Freeman & Garstecki (1973)

Single Subject Designs


SOURCE: Freeman, S. R., & Garstecki, D. C. (1973). Child-directed therapy for nonorganic voice disorder: A case study. Language, Speech, and Hearing Services in Schools, 4, 8-12.


REVIEWER(S): pmh  


DATE:  7.30.13

ASSIGNED OVERALL GRADE:   D-   (Due to the level of evidence, D+ was the highest possible grade for this source.)


TAKE AWAY:  This investigation provides initial, limited support for the use of a child-directed intervention for the improvement of pitch (level, variability) and  loudness in an 11 year-old with a nonorganic voice problem.


1.  What was the focus of the research?  Clinical Research


2.  What type of evidence was identified?                              

a.  What  type of single subject design was used? Case Study – Description with Pre and Post Test Results       

b.  What was the level of support associated with the type of evidence?  Level =  D+


3.  Was phase of treatment concealed?

a.  from participants?  No                             

b.  from clinicians?  No                                 

c.  from data analyzers?  Variable, the listener groups were blind.  However, some of the outcome data were derived from participant and clinician data.                                        


4.  Were the participants adequately described?  No

a.  How many participants were involved in the study?  1      

b.  The following characteristics were described:

•  List characteristics controlled:

•  List characteristics described:

•  age:  11 years

•  gender:  f                                       

•  previous therapy:  none

c.  Were the communication problems adequately described? Yes

•  The disorder type was  nonorganic voice disorder

•  Other aspects of communication that were described include

–  pitch:  low  for CA

–  voice quality:  hoarse

–  inflection:  limited


5.  Was membership in treatment maintained throughout the study?  Not applicable _x__

a.  If there was more than one participant, did at least 80% of the participants remain in the study?  Not applicable

b.  Were any data removed from the study? 


6.  Did the design include appropriate controls?  No, this was a case study.

a.  Were baseline/preintervention data collected on all behaviors?  No

b.  Did probes/intervention data include untrained data?  No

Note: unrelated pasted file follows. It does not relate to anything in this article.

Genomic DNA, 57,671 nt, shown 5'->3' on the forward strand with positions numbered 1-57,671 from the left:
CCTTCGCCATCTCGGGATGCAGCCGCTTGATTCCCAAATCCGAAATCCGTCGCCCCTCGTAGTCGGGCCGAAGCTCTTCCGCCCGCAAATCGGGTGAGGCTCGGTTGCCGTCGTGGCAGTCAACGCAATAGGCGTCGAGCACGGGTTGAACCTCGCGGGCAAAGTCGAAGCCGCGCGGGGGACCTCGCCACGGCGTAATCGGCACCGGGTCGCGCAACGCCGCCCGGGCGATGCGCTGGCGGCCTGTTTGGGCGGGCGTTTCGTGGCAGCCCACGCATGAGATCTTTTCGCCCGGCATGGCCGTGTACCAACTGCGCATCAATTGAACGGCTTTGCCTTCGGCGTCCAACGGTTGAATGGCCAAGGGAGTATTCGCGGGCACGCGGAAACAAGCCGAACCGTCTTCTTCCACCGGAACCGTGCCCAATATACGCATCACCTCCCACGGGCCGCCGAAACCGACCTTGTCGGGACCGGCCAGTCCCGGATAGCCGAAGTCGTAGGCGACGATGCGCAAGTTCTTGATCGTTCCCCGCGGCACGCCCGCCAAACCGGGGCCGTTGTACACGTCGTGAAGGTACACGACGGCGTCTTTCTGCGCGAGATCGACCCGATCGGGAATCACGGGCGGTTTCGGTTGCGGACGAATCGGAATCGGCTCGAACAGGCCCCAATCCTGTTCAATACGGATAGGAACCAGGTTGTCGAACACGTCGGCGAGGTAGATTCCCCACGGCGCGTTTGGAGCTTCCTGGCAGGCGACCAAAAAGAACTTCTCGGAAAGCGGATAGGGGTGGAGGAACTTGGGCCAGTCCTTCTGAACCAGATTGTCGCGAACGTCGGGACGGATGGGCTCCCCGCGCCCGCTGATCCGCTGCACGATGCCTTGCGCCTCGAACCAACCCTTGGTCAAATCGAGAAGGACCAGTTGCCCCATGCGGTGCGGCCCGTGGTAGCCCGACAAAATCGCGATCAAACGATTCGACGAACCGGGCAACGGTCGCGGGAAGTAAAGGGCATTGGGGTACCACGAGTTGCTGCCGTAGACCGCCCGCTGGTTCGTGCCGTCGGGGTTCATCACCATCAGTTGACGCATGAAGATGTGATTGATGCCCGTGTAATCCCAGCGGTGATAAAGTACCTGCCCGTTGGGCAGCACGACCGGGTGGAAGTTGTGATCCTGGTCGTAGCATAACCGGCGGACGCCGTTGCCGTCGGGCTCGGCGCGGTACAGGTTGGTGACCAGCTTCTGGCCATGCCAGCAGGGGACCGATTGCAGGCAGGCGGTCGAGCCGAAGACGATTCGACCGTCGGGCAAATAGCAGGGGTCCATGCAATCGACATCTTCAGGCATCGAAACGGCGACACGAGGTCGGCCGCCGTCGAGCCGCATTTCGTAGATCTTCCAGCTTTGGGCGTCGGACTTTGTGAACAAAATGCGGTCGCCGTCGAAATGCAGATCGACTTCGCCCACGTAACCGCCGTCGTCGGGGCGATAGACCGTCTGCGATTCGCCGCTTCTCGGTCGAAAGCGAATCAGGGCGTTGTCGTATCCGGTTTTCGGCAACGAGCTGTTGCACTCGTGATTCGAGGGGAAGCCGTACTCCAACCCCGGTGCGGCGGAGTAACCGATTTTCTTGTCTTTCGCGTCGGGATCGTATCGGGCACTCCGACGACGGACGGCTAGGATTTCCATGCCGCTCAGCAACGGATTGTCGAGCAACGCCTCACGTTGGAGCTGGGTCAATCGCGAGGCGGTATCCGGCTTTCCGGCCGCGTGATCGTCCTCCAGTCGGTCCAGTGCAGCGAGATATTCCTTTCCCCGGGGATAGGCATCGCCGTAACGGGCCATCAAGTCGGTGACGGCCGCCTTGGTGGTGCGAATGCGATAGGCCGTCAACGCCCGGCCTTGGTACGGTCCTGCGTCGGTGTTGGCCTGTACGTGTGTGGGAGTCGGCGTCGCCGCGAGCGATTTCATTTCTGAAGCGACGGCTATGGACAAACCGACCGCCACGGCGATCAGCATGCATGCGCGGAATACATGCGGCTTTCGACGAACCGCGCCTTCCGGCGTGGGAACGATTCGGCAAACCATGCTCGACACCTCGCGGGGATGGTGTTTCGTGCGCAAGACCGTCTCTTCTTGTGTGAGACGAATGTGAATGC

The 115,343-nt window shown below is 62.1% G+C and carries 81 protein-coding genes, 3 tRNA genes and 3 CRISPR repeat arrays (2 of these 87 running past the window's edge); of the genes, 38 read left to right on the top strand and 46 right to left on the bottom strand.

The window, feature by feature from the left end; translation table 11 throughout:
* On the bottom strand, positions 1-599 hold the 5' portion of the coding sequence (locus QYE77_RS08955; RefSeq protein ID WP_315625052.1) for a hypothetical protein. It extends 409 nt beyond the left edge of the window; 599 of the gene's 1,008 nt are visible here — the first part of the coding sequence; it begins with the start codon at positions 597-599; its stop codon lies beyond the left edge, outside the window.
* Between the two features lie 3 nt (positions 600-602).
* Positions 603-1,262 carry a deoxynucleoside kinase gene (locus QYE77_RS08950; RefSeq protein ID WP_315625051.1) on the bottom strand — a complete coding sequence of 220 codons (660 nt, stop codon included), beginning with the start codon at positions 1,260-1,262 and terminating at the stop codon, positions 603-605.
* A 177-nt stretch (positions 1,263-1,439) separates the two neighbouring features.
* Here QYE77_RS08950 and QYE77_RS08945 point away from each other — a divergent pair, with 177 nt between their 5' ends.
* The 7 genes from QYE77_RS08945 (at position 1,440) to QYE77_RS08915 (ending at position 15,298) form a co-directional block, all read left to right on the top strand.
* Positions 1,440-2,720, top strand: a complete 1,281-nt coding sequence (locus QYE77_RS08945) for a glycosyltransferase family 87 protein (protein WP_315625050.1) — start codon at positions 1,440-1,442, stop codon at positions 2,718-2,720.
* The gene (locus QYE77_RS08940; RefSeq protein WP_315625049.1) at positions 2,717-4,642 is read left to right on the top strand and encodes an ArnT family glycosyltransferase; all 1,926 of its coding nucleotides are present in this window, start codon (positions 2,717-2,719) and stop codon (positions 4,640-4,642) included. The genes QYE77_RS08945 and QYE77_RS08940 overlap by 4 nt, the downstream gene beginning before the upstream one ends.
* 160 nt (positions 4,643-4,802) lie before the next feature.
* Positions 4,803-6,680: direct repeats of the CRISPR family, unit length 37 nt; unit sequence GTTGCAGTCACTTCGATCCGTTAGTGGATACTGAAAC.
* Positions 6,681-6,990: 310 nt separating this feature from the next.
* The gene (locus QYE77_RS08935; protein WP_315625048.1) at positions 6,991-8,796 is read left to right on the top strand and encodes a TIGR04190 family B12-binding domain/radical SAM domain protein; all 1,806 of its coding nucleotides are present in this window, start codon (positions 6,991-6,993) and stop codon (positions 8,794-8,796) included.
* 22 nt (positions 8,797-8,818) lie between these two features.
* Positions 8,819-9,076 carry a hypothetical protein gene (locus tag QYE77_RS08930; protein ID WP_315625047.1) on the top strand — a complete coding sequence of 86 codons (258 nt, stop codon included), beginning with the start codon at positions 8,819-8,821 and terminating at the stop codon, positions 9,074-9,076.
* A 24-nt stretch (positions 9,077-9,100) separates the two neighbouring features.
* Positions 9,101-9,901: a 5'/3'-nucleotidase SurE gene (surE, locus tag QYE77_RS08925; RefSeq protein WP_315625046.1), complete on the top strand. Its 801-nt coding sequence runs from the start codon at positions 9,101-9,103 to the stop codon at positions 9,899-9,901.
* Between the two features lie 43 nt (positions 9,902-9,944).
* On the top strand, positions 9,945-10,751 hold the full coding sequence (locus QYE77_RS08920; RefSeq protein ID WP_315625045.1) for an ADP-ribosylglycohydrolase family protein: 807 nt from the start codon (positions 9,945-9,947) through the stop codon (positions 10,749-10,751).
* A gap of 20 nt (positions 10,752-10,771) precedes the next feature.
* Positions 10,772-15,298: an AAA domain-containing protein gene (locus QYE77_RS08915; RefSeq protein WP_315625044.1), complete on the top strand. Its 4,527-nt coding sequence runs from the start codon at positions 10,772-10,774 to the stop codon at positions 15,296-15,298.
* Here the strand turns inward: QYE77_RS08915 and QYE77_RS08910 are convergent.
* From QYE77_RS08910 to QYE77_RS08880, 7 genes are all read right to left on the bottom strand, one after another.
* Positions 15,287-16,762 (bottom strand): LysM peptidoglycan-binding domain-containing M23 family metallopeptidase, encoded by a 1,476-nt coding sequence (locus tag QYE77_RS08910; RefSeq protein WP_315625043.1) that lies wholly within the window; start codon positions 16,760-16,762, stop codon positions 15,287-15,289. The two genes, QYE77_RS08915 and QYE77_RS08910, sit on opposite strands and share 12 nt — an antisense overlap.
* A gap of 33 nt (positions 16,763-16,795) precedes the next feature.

c.  Did probes/intervention data include trained data?  Yes

d.  Was the data collection continuous?  Yes

6e.  Were different treatment counterbalanced or randomized?  Not Applicable 


7.  Were the outcomes measure appropriate and meaningful?  Yes

a.  The outcomes were

  OUTCOME #1:  Improved self- and clinician ratings of overall voice in a read audiorecorded sample.

  OUTCOME #2:  Improved ratings of overall voice in a read audiorecorded sample by groups of listeners

b.  All of the outcomes were subjective.

c.  None of the outcomes were objective.

d.  The investigator provided present reliability data for  Outcome #1.

e.  The data supporting reliability for the outcome measure was

  OUTCOME #1: Improved self- and clinician ratings of overall voice in a read audiorecorded sample.

     The investigators charted the ratings by P and C.  The trends in ratings were similar but C consistently rated herself higher than P.


8.  Results:

a.  Did the target behaviors improve when they were treated?  Yes

b.  The overall quality of improvement was

  OUTCOME #1:  Improved self- and clinician ratings of overall voice in a read audiorecorded sample.  P’s rating stong; C’s rating moderate

OUTCOME #2:  Improved ratings of overall voice in a read audiorecorded sample by groups of listeners  Unclear (insufficient data provided) but the last session was rated as significantly better than the last session.

9.  Description of baseline:

a.  Were baseline data provided?  No


10.  What was the magnitude of the treatment effect? NA


11.  Was information about treatment fidelity adequate?  Not Provided


12.  Were maintenance data reported?  No


13.  Were generalization data reported?  No 






PURPOSE:  To determine if a child-directed approach to voice intervention focusing on inflection, intensity, pitch, and quality would result in improvements.

POPULATION:  child, nonorganic voice disorder


ELEMENTS/FUNCTIONS OF PROSODY TARGETED:  pitch (level and variability), intonation (overall contour), loudness

OTHER ASPECTS OF LANGUAGE/COMMUNICATION TARGETED:  voice quality, overall vocal behavior

DOSAGE:  nine weeks, one meeting per week


STIMULI:  auditory, written material


TECHNIQUES:  reading aloud, verbal feedback, self-monitoring, metalinguistics (explanations), positive reinforcement

STEP 1:  C defines and explains the parameter that will be the focus of intervention:  inflection (pitch variability, overall intonation contour), pitch (level), intensity (loudness), voice quality.  [Terms in parentheses are terms from the Prosodic Teaching Model (PTM, Hargrove & McGarr, 1994).  For the remainder of the investigators’ terminology will be used.]

STEP 2:  P practices producing and varying the parameters from Step #1: inflection, pitch, intensity, and quality.

STEP 3:  P reads and audiotapes a passage selected by C.  After each reading, P evaluates her audiotaped performance.  C provides positive reinforcement as appropriate.

STEP 4:  At the end of the session, P and C independently evaluate C’s overall performance on a 10-point scale and identify which of the 4 parameters (inflection, pitch, intensity, and quality) should be worked on in the following session.  (The investigator provided sample forms for the evaluation and outcome selection.)

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